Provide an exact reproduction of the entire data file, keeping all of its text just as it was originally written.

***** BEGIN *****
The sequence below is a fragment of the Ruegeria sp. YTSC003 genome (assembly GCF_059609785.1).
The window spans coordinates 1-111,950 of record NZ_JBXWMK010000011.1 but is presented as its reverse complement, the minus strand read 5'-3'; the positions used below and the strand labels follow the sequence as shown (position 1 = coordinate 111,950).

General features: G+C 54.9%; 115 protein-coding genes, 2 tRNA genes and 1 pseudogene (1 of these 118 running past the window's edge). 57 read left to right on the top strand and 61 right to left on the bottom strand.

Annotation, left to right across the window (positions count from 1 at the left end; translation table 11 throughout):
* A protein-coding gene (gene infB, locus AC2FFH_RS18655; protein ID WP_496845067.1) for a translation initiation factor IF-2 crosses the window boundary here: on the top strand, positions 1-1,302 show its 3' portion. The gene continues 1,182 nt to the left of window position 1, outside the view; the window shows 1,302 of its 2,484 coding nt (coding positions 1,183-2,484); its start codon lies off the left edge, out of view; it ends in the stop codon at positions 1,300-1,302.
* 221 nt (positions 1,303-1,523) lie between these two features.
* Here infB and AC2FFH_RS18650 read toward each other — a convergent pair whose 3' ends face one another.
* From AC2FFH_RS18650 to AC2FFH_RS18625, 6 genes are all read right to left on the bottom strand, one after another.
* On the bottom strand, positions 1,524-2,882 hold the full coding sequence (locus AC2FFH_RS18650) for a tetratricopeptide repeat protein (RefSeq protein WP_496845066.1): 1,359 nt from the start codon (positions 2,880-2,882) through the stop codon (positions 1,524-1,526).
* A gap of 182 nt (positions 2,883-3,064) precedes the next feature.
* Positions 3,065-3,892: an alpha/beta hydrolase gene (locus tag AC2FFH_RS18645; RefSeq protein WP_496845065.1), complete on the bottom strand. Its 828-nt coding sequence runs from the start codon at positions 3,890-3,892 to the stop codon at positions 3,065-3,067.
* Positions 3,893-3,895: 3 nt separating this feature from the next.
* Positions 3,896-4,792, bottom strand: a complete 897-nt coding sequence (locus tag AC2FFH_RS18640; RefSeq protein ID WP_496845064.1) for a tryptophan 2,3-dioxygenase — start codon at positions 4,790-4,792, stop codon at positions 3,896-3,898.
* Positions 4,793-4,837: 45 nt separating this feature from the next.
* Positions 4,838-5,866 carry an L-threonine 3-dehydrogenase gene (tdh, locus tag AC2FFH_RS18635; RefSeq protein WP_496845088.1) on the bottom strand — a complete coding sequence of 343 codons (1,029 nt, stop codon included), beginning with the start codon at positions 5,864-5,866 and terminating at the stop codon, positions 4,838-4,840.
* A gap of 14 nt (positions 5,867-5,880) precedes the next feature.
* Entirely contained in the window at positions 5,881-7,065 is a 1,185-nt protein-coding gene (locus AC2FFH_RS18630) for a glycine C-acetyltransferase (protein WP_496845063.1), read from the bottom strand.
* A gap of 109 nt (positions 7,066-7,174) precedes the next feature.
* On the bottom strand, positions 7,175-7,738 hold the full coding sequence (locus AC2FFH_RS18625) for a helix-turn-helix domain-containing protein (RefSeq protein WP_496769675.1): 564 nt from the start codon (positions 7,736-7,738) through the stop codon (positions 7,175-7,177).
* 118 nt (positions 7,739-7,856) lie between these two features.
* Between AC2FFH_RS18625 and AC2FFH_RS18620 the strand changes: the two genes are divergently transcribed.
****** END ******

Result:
The sequence below is a fragment of the Ruegeria sp. YTSC003 genome (assembly GCF_059609785.1).
The window spans coordinates 1-111,950 of record NZ_JBXWMK010000011.1 but is presented as its reverse complement, the minus strand read 5'-3'; the positions used below and the strand labels follow the sequence as shown (position 1 = coordinate 111,950).

General features: G+C 54.9%; 115 protein-coding genes, 2 tRNA genes and 1 pseudogene (1 of these 118 running past the window's edge). 57 read left to right on the top strand and 61 right to left on the bottom strand.

Annotation, left to right across the window (positions count from 1 at the left end; translation table 11 throughout):
* A protein-coding gene (gene infB, locus AC2FFH_RS18655; protein ID WP_496845067.1) for a translation initiation factor IF-2 crosses the window boundary here: on the top strand, positions 1-1,302 show its 3' portion. The gene continues 1,182 nt to the left of window position 1, outside the view; the window shows 1,302 of its 2,484 coding nt (coding positions 1,183-2,484); its start codon lies off the left edge, out of view; it ends in the stop codon at positions 1,300-1,302.
* 221 nt (positions 1,303-1,523) lie between these two features.
* Here infB and AC2FFH_RS18650 read toward each other — a convergent pair whose 3' ends face one another.
* From AC2FFH_RS18650 to AC2FFH_RS18625, 6 genes are all read right to left on the bottom strand, one after another.
* On the bottom strand, positions 1,524-2,882 hold the full coding sequence (locus AC2FFH_RS18650) for a tetratricopeptide repeat protein (RefSeq protein WP_496845066.1): 1,359 nt from the start codon (positions 2,880-2,882) through the stop codon (positions 1,524-1,526).
* A gap of 182 nt (positions 2,883-3,064) precedes the next feature.
* Positions 3,065-3,892: an alpha/beta hydrolase gene (locus tag AC2FFH_RS18645; RefSeq protein WP_496845065.1), complete on the bottom strand. Its 828-nt coding sequence runs from the start codon at positions 3,890-3,892 to the stop codon at positions 3,065-3,067.
* Positions 3,893-3,895: 3 nt separating this feature from the next.
* Positions 3,896-4,792, bottom strand: a complete 897-nt coding sequence (locus tag AC2FFH_RS18640; RefSeq protein ID WP_496845064.1) for a tryptophan 2,3-dioxygenase — start codon at positions 4,790-4,792, stop codon at positions 3,896-3,898.
* Positions 4,793-4,837: 45 nt separating this feature from the next.
* Positions 4,838-5,866 carry an L-threonine 3-dehydrogenase gene (tdh, locus tag AC2FFH_RS18635; RefSeq protein WP_496845088.1) on the bottom strand — a complete coding sequence of 343 codons (1,029 nt, stop codon included), beginning with the start codon at positions 5,864-5,866 and terminating at the stop codon, positions 4,838-4,840.
* A gap of 14 nt (positions 5,867-5,880) precedes the next feature.
* Entirely contained in the window at positions 5,881-7,065 is a 1,185-nt protein-coding gene (locus AC2FFH_RS18630) for a glycine C-acetyltransferase (protein WP_496845063.1), read from the bottom strand.
* A gap of 109 nt (positions 7,066-7,174) precedes the next feature.
* On the bottom strand, positions 7,175-7,738 hold the full coding sequence (locus AC2FFH_RS18625) for a helix-turn-helix domain-containing protein (RefSeq protein WP_496769675.1): 564 nt from the start codon (positions 7,736-7,738) through the stop codon (positions 7,175-7,177).
* 118 nt (positions 7,739-7,856) lie between these two features.
* Between AC2FFH_RS18625 and AC2FFH_RS18620 the strand changes: the two genes are divergently transcribed.